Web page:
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The Six Types of Alimony in Florida

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In the early days of Facebook, users could choose the “it’s complicated” relationship status when they were in the process of a breakup or had separated from their partner but their lives were still somehow entwined. “Complicated” definitely describes the transition from being a married couple to being a single person, especially when it comes to finances. The fact that Florida has a whopping six kinds of alimony makes things easier, not more difficult, for couples to reach an agreement about the terms of their divorce. Ask an Orlando divorce lawyer which kind of alimony agreement works best for your situation.

It Depends on the Length of the Marriage

Florida law determines the appropriate amount and duration of alimony, in part, based on how long the couple was married. It classifies the length of the marriage as short (fewer than seven years), medium (seven-17 years), or long (more than 17 years). Generally, the longer the marriage, the greater the duration of alimony.

The Six Types of Alimony

These are the six types of alimony recognized in Florida family law. These types are listed below in order from shortest to longest duration period.

  • Temporary alimony – This type of alimony lasts only until the divorce is final. It is just enough to cover the bills that the couple shared, such as mortgage or rent payments and utilities in the marital home.
  • Bridge the gap alimony – It lasts no more than two years and begins when the divorce is finalized. Its purpose is often to support the recipient spouse who did not earn an income during the last years of marriage, but who must return to work after the divorce.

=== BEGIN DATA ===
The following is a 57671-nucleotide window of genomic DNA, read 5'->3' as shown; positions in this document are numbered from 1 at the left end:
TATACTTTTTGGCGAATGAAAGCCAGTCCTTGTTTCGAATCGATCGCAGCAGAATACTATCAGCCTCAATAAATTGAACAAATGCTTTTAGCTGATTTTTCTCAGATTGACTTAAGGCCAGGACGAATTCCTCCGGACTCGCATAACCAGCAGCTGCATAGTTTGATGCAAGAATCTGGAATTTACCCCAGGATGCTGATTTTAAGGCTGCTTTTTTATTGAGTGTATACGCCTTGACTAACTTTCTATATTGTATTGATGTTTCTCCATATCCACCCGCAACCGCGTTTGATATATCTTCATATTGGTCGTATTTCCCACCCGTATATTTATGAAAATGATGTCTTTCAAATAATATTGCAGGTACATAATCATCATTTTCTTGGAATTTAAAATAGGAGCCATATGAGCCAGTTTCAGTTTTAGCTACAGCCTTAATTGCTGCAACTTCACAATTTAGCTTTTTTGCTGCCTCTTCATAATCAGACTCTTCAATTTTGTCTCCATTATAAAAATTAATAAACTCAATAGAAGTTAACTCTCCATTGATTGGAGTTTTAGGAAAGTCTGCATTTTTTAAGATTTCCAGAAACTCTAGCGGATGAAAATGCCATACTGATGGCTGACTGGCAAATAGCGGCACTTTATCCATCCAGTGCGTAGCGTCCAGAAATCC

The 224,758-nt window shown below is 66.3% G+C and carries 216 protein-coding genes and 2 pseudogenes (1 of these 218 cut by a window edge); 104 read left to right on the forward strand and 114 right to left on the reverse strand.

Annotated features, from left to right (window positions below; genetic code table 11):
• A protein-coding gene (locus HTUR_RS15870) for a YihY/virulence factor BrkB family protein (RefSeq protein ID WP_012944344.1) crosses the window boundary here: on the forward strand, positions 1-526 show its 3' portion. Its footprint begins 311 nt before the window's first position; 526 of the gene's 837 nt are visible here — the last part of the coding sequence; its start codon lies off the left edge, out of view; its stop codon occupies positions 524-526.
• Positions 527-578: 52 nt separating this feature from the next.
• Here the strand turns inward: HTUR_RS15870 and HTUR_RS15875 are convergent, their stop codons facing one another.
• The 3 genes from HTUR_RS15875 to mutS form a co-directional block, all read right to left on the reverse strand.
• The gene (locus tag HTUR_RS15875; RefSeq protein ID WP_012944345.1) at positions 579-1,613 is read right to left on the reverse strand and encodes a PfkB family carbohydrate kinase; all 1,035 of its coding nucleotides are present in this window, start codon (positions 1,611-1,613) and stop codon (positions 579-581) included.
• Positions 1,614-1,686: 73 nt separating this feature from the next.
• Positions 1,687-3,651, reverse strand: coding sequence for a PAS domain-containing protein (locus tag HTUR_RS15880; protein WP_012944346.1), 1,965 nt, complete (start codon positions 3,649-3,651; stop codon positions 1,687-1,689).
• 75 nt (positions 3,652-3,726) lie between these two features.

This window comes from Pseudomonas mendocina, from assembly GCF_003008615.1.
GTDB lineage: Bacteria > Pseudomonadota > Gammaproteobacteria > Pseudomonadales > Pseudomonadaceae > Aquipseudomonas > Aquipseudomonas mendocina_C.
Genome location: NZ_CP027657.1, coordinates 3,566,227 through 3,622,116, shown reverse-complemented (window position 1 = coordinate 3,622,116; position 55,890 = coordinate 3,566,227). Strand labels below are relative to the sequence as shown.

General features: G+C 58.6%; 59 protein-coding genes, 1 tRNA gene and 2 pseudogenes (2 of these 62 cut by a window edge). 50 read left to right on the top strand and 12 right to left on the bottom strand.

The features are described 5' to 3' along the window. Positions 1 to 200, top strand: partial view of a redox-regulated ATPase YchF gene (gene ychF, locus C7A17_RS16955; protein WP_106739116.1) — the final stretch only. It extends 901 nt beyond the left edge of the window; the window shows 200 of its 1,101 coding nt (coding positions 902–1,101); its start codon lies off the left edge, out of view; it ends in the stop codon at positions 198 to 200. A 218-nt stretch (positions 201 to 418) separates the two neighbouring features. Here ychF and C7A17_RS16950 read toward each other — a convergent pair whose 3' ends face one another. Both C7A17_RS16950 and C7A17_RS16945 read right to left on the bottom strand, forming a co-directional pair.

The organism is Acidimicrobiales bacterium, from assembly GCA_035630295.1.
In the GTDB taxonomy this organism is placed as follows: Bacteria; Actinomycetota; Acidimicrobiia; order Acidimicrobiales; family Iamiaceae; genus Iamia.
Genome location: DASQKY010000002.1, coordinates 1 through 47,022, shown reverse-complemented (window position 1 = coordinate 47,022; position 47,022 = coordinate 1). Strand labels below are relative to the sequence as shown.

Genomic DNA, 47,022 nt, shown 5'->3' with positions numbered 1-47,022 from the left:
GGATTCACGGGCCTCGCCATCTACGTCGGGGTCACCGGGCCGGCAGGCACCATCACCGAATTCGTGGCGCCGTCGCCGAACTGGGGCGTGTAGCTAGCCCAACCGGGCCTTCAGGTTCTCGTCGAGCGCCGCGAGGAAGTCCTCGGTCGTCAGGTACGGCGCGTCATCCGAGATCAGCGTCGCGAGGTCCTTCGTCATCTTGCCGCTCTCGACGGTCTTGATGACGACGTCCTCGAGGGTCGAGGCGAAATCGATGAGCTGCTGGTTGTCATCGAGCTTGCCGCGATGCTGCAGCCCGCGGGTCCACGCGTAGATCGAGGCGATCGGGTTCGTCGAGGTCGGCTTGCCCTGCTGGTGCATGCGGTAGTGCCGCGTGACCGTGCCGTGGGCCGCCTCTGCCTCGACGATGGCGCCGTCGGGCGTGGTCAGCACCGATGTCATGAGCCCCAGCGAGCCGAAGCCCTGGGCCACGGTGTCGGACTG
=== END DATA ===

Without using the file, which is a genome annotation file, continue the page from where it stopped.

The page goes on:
• Rehabilitative alimony – This type of alimony applies when the recipient spouse requires a professional credential to become financially self-sufficient. It lasts until the recipient spouse completes his or her studies and returns to work.
  • Lump sum alimony – This type of alimony refers to a set amount agreed upon before the divorce is final and paid on the day the divorce is finalized. Despite its name, it is not always paid as a lump sum; it is sometimes paid in installments.
  • Durational alimony – Florida lawmakers created the new category of durational alimony in 2010. It is for situations when the recipient spouse cannot become financially independent (for example, because of a disability or because of long-term family responsibilities, such as caring for elderly parents or homeschooling children), but the marriage was not long enough to qualify for permanent alimony. The maximum term for durational alimony is the length of the marriage.
  • Permanent alimony – After a long marriage, the recipient spouse receives monthly support payments until one of the spouses dies or the recipient spouse remarries.

Contact Sean Smallwood, P.A. About Your Divorce Case

Sean Smallwood, P.A. is an Orlando divorce and family law attorney who only works on divorce and family law cases. Working with a family law attorney can help you avoid getting pressured into paying more alimony than you can afford and more than your former spouse needs. Contact Sean Smallwood, P.A. in Orlando, Florida for a consultation.

Resources:

http://www.leg.state.fl.us/Statutes/index.cfm?App_mode=Display_Statute&URL=0000-0099/0061/Sections/0061.08.html

 

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